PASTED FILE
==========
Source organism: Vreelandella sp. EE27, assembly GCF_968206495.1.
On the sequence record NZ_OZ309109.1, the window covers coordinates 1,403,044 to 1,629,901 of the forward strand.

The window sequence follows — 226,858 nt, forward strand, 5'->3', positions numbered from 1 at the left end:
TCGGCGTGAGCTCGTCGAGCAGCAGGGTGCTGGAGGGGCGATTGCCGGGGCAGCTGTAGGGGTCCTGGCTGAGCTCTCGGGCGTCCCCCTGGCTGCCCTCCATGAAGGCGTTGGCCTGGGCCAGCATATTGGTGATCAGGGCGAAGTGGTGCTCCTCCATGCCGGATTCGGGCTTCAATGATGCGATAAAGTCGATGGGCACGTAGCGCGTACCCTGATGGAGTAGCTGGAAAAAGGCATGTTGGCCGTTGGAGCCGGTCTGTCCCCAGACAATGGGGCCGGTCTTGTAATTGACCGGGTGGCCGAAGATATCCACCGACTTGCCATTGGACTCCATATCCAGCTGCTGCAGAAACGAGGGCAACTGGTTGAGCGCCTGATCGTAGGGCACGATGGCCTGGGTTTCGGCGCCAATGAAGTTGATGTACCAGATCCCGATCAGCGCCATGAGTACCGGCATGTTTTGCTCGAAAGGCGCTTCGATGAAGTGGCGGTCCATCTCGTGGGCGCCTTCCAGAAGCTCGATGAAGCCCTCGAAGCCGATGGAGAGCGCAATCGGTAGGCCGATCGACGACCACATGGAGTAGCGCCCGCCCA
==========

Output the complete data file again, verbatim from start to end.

Source organism: Vreelandella sp. EE27, assembly GCF_968206495.1.
On the sequence record NZ_OZ309109.1, the window covers coordinates 1,403,044 to 1,629,901 of the forward strand.

The window sequence follows — 226,858 nt, forward strand, 5'->3', positions numbered from 1 at the left end:
TCGGCGTGAGCTCGTCGAGCAGCAGGGTGCTGGAGGGGCGATTGCCGGGGCAGCTGTAGGGGTCCTGGCTGAGCTCTCGGGCGTCCCCCTGGCTGCCCTCCATGAAGGCGTTGGCCTGGGCCAGCATATTGGTGATCAGGGCGAAGTGGTGCTCCTCCATGCCGGATTCGGGCTTCAATGATGCGATAAAGTCGATGGGCACGTAGCGCGTACCCTGATGGAGTAGCTGGAAAAAGGCATGTTGGCCGTTGGAGCCGGTCTGTCCCCAGACAATGGGGCCGGTCTTGTAATTGACCGGGTGGCCGAAGATATCCACCGACTTGCCATTGGACTCCATATCCAGCTGCTGCAGAAACGAGGGCAACTGGTTGAGCGCCTGATCGTAGGGCACGATGGCCTGGGTTTCGGCGCCAATGAAGTTGATGTACCAGATCCCGATCAGCGCCATGAGTACCGGCATGTTTTGCTCGAAAGGCGCTTCGATGAAGTGGCGGTCCATCTCGTGGGCGCCTTCCAGAAGCTCGATGAAGCCCTCGAAGCCGATGGAGAGCGCAATCGGTAGGCCGATCGACGACCACATGGAGTAGCGCCCGCCCA